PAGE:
LONDON, SEPTEMBER 6: The 5-day extradition trial of fugitive diamantaire Nirav Modi to face charges of major financial offences in India is set to begin in the Westminster Magistrates Court on Monday until September 11, with objections, arguments and counter-arguments made so far resonating with those in the case of businessman Vijay Mallya.
Modi, 49, is the subject of 2 extradition requests – one processed by the Central Bureau of Investigation (CBI) and the other by the Enforcement Directorate (ED). Lodged in the Wandsworth jail since his arrest in March 2019, he has been refused bail 5 times.
Under UK extradition rules, the Court will need to determine whether there is a prima facie case of fraud and money laundering mentioned in the material supplied by the Indian Government; reaching a judgment of guilt is not the purpose of the trial.
More hearings are due later in the year and a ruling on the extradition is expected in December. The ruling will take the form of a recommendation to the Home Secretary whether any bars exist to Modi’s extradition or not.
Charges against Modi involve a Mumbai branch of the Punjab National Bank (PNB) that extended his companies loans worth over Rs 11,300 crore. The CBI case relates to large-scale fraud upon PNB, through the fraudulent obtaining of Letters of Understanding (LOUs/loan agreements); the ED case relates to the laundering of the proceeds of that fraud.
The second extradition request was made on the basis of 2 additional offences as part of the CBI case. It was certified by Home Secretary Priti Patel on February 20 as required under the 1993 India-UK extradition treaty.
The additional offences relate to allegations that Modi interfered with the CBI investigation by “causing disappearance of evidence” and intimidating witnesses (“criminal intimidation to cause death”).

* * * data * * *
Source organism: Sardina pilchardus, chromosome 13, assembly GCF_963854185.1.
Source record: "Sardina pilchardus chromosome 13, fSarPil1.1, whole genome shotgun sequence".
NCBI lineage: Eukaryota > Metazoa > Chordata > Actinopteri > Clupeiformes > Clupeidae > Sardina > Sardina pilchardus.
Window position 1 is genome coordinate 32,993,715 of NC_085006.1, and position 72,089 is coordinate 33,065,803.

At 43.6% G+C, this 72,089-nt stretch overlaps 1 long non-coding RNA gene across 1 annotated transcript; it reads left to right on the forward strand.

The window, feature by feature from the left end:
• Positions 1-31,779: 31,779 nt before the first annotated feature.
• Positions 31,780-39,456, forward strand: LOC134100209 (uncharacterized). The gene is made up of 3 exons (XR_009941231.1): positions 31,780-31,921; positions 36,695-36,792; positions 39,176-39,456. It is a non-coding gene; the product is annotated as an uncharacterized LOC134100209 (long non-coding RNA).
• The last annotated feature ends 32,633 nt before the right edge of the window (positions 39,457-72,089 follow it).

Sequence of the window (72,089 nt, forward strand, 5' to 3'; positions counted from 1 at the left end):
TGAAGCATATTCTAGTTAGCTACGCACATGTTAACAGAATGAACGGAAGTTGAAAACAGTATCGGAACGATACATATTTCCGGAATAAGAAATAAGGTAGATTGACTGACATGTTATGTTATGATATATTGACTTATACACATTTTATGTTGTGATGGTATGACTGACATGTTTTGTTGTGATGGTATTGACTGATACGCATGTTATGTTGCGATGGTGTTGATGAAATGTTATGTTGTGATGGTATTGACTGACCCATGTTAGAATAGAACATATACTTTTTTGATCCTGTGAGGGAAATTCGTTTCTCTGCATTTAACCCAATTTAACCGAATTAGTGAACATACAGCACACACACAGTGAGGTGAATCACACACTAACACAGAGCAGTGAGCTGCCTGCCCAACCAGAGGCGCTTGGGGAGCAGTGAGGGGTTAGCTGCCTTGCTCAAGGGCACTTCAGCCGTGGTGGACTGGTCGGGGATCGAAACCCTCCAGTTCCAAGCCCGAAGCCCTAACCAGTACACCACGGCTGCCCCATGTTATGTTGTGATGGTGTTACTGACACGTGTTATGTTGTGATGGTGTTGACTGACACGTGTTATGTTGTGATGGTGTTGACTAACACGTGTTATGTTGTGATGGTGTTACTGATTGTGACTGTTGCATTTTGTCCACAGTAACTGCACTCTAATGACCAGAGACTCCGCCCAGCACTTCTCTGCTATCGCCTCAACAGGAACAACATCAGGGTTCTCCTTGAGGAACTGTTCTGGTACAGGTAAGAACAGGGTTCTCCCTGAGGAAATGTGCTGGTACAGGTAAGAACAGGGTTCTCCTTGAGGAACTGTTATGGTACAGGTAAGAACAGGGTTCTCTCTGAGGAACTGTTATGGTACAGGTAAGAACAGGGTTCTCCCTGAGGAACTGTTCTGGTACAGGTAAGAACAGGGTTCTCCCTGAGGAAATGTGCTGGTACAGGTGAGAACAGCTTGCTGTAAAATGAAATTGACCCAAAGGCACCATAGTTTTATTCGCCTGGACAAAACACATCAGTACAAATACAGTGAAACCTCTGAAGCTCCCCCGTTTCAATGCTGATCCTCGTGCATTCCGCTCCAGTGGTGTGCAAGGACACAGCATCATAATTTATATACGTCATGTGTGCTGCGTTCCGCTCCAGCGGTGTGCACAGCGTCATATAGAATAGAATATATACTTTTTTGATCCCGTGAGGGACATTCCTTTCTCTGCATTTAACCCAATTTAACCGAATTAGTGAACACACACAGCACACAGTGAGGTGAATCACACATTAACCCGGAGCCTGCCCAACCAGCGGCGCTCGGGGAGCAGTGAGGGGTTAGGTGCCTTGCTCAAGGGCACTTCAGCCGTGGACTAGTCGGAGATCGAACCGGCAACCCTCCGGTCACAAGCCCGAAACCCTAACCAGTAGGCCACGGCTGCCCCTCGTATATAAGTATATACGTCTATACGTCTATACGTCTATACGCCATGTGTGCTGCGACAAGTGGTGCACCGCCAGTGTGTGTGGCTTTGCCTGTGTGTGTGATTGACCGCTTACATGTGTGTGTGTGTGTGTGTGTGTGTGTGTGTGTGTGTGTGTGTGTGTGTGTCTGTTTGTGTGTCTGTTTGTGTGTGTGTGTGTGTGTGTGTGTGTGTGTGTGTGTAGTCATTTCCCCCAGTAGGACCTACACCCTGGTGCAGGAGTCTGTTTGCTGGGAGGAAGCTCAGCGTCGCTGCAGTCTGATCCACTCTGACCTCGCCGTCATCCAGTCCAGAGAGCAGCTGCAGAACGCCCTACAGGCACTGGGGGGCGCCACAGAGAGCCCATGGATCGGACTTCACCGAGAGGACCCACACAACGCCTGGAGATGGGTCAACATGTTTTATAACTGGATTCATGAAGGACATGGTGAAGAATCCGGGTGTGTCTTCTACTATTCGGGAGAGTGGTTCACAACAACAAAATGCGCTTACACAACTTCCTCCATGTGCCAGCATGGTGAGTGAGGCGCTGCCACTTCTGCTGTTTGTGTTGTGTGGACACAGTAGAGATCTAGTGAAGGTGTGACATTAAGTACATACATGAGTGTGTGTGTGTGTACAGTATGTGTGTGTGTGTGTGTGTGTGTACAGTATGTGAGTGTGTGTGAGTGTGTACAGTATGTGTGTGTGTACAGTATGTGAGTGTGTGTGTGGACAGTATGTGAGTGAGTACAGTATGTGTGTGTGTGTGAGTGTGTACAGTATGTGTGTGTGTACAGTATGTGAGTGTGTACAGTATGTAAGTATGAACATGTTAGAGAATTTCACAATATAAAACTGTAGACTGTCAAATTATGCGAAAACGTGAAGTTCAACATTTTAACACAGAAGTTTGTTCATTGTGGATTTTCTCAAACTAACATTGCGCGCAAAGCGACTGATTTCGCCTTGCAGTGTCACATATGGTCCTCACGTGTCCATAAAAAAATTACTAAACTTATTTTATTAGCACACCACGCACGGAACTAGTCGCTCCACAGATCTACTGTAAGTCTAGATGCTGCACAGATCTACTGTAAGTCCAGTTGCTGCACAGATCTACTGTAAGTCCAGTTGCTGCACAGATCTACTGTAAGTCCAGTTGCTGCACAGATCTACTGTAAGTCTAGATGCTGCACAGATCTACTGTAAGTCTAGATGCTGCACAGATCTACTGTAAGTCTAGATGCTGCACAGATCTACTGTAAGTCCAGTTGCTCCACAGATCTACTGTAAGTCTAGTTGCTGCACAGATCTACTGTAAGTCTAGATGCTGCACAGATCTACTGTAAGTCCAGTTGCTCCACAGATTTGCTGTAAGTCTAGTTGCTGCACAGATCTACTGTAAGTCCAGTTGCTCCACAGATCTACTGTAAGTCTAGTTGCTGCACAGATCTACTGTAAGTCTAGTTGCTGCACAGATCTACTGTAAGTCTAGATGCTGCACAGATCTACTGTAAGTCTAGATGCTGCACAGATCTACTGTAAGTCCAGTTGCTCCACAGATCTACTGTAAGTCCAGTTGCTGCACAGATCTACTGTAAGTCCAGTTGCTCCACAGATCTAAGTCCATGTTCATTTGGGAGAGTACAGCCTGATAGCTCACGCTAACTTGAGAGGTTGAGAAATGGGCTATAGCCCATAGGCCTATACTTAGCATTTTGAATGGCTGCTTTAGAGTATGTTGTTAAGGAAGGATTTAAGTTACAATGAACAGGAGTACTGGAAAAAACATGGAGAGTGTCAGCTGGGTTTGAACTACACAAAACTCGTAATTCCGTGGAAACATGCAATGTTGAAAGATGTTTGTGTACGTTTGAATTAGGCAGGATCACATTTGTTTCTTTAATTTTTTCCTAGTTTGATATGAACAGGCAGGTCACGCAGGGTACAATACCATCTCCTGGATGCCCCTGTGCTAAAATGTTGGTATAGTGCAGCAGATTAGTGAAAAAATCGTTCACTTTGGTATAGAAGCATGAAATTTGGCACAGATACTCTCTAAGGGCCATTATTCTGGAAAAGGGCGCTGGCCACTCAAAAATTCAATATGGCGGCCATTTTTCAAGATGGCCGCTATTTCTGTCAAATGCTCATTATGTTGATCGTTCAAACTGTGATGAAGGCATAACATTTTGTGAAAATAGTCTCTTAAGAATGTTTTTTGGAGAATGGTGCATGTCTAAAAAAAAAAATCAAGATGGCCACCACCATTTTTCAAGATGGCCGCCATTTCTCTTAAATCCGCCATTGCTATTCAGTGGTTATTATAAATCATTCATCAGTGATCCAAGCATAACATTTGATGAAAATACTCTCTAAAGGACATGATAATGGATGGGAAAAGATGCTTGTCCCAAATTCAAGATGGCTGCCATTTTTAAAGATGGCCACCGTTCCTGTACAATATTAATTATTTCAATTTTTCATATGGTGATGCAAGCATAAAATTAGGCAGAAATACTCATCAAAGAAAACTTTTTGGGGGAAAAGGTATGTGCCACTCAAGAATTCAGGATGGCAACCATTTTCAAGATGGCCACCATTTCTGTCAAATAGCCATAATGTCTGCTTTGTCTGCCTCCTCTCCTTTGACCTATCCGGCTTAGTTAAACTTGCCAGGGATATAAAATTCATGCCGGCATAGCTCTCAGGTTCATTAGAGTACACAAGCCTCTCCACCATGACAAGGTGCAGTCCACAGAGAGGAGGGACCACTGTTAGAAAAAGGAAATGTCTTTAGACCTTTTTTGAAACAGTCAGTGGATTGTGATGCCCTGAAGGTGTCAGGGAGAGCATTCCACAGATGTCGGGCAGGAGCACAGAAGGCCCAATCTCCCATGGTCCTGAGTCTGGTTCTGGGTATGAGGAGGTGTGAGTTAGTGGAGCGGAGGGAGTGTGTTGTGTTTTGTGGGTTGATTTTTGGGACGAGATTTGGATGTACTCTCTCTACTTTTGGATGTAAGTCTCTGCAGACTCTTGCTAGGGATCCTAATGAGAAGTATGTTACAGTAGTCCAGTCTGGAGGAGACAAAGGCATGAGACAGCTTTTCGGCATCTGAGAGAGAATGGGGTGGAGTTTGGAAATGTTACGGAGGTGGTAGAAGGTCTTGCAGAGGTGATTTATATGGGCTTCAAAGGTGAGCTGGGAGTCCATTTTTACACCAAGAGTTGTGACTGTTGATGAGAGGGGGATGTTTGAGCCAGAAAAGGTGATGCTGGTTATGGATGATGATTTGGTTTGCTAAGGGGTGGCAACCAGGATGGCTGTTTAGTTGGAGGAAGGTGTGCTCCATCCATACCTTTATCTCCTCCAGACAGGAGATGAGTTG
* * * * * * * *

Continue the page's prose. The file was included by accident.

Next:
India’s case is that Modi and his companies obtained loans without credit facilities in place; without providing the requisite cash margin; without proper documentation; without paying a proper commission and LOUs not being properly recorded in PNB’s systems; and the proceeds of which were wrongly diverted either to the repayment of earlier LOUs and/or to the benefit of a series of linked Modi-controlled companies.
India’s case, represented in the Court by the Crown Prosecution Service (CPS) is that the fraudulent LOUs would not have been issued without the active involvement of the co-accused PNB officers.
Documents submitted in the Modi case refer to several points of law, objections and rulings made in the Vijay Mallya case, as Modi’s defence raised similar objections to extradition – lack of a prima facie case, the alleged impossibility of a fair trial in India, and risk to human rights in the Arthur Road jail in Mumbai.
The CPS refers to the Mallya case in its skeleton argument in the Modi case to refute or respond to arguments by Modi’s defence, pointing out that many of the objections put forth had been dismissed in judgments in the Mallya case.
The CPS submitted that there is no evidence that “justifies a departure from the approach taken in Mallya” on the issue of lack of prima facie case, admissibility of evidence submitted by India, or on the sovereign assurance by the Ministry of Home Affairs on there being no risk to human rights in the Mumbai jail.
Despite offering to raise the bail security amount to 4 million pounds, UK Courts have refused Modi bail on the ground that he posed a risk and had the means to influence witnesses and tamper with evidence.